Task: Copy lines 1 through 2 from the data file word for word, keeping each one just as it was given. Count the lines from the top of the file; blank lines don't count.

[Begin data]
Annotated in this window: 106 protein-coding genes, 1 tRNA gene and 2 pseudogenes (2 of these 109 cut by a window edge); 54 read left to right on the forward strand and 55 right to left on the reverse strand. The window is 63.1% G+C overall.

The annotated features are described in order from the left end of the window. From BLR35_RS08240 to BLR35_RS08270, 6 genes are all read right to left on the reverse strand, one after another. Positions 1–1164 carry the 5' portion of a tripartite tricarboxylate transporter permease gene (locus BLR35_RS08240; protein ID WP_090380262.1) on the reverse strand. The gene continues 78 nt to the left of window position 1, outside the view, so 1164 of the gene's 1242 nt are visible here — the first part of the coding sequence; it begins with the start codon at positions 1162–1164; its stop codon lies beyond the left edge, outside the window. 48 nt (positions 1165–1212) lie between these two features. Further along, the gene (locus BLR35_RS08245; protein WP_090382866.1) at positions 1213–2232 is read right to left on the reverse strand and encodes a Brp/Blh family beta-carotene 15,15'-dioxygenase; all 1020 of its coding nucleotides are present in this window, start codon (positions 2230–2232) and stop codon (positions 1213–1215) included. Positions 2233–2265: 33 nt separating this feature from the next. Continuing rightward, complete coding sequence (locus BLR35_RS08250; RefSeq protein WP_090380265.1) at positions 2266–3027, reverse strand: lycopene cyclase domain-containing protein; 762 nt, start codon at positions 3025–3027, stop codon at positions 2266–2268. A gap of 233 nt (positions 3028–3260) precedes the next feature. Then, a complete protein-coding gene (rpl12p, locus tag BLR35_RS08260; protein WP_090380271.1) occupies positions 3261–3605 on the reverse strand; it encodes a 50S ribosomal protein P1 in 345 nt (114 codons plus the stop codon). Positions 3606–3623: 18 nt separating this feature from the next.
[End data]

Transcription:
Annotated in this window: 106 protein-coding genes, 1 tRNA gene and 2 pseudogenes (2 of these 109 cut by a window edge); 54 read left to right on the forward strand and 55 right to left on the reverse strand. The window is 63.1% G+C overall.

The annotated features are described in order from the left end of the window. From BLR35_RS08240 to BLR35_RS08270, 6 genes are all read right to left on the reverse strand, one after another. Positions 1–1164 carry the 5' portion of a tripartite tricarboxylate transporter permease gene (locus BLR35_RS08240; protein ID WP_090380262.1) on the reverse strand. The gene continues 78 nt to the left of window position 1, outside the view, so 1164 of the gene's 1242 nt are visible here — the first part of the coding sequence; it begins with the start codon at positions 1162–1164; its stop codon lies beyond the left edge, outside the window. 48 nt (positions 1165–1212) lie between these two features. Further along, the gene (locus BLR35_RS08245; protein WP_090382866.1) at positions 1213–2232 is read right to left on the reverse strand and encodes a Brp/Blh family beta-carotene 15,15'-dioxygenase; all 1020 of its coding nucleotides are present in this window, start codon (positions 2230–2232) and stop codon (positions 1213–1215) included. Positions 2233–2265: 33 nt separating this feature from the next. Continuing rightward, complete coding sequence (locus BLR35_RS08250; RefSeq protein WP_090380265.1) at positions 2266–3027, reverse strand: lycopene cyclase domain-containing protein; 762 nt, start codon at positions 3025–3027, stop codon at positions 2266–2268. A gap of 233 nt (positions 3028–3260) precedes the next feature. Then, a complete protein-coding gene (rpl12p, locus tag BLR35_RS08260; protein WP_090380271.1) occupies positions 3261–3605 on the reverse strand; it encodes a 50S ribosomal protein P1 in 345 nt (114 codons plus the stop codon). Positions 3606–3623: 18 nt separating this feature from the next.